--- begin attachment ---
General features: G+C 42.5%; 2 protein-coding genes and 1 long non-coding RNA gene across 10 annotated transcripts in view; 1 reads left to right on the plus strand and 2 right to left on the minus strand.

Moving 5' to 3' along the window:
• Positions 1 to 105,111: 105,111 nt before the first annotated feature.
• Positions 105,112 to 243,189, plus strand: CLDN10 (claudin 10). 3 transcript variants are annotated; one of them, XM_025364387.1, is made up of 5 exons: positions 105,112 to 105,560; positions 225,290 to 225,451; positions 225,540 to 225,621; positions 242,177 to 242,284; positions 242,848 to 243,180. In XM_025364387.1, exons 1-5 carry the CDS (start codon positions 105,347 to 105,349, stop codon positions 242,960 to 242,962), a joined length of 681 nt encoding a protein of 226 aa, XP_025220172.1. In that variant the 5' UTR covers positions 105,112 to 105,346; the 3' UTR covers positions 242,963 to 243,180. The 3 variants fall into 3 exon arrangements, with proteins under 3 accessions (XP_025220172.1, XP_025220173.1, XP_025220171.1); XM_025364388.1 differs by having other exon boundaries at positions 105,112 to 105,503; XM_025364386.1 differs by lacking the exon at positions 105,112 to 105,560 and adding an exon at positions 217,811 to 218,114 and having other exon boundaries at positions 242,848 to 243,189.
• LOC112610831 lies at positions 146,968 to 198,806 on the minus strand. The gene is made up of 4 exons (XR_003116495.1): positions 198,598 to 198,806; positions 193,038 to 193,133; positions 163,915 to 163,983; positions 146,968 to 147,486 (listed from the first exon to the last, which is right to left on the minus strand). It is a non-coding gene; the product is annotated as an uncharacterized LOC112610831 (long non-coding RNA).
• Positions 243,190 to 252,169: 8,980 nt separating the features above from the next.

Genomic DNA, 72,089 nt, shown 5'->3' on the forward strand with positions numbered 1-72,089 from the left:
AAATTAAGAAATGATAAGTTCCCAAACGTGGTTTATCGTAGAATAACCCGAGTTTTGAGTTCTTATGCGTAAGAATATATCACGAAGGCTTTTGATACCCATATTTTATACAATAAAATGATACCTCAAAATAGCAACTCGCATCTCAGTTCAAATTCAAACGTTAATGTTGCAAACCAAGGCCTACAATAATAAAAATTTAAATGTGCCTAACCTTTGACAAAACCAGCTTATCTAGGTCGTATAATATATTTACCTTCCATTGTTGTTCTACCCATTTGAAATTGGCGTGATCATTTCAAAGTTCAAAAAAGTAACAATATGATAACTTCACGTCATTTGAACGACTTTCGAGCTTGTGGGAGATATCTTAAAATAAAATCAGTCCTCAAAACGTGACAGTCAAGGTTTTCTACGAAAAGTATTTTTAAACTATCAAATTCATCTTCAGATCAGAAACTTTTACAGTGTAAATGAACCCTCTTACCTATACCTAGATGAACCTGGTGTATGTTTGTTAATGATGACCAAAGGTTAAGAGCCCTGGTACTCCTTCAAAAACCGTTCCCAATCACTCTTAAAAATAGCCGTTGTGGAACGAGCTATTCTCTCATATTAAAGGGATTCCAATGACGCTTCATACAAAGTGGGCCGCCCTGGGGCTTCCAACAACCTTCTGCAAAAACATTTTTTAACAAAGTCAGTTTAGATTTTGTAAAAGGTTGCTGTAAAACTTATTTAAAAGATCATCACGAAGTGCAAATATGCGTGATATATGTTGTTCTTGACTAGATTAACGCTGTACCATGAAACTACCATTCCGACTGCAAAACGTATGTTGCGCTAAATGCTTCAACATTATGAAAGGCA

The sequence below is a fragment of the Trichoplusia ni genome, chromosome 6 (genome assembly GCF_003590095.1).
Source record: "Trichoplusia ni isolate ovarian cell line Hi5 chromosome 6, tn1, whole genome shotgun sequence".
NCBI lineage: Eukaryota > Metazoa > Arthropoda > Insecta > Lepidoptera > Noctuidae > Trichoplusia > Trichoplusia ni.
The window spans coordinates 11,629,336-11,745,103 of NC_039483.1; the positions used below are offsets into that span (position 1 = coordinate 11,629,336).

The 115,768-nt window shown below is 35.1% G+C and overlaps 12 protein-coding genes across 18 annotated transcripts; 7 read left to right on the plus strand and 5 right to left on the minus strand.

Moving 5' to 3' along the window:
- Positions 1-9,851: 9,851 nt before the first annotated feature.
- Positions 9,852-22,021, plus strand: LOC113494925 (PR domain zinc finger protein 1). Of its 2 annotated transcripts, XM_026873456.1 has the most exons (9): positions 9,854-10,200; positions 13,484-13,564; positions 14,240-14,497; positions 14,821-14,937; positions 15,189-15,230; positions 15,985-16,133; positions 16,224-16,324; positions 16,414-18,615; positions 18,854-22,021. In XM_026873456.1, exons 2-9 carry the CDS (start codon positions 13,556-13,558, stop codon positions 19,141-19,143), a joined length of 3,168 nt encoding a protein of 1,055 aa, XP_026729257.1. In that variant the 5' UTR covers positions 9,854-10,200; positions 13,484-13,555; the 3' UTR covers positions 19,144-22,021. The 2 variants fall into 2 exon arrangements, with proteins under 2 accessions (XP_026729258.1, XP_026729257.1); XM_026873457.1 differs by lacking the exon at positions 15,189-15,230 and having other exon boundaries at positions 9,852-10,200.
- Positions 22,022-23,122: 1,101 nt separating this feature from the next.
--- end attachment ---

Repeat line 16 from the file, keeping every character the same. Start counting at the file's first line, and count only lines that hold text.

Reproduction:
- Positions 9,852-22,021, plus strand: LOC113494925 (PR domain zinc finger protein 1). Of its 2 annotated transcripts, XM_026873456.1 has the most exons (9): positions 9,854-10,200; positions 13,484-13,564; positions 14,240-14,497; positions 14,821-14,937; positions 15,189-15,230; positions 15,985-16,133; positions 16,224-16,324; positions 16,414-18,615; positions 18,854-22,021. In XM_026873456.1, exons 2-9 carry the CDS (start codon positions 13,556-13,558, stop codon positions 19,141-19,143), a joined length of 3,168 nt encoding a protein of 1,055 aa, XP_026729257.1. In that variant the 5' UTR covers positions 9,854-10,200; positions 13,484-13,555; the 3' UTR covers positions 19,144-22,021. The 2 variants fall into 2 exon arrangements, with proteins under 2 accessions (XP_026729258.1, XP_026729257.1); XM_026873457.1 differs by lacking the exon at positions 15,189-15,230 and having other exon boundaries at positions 9,852-10,200.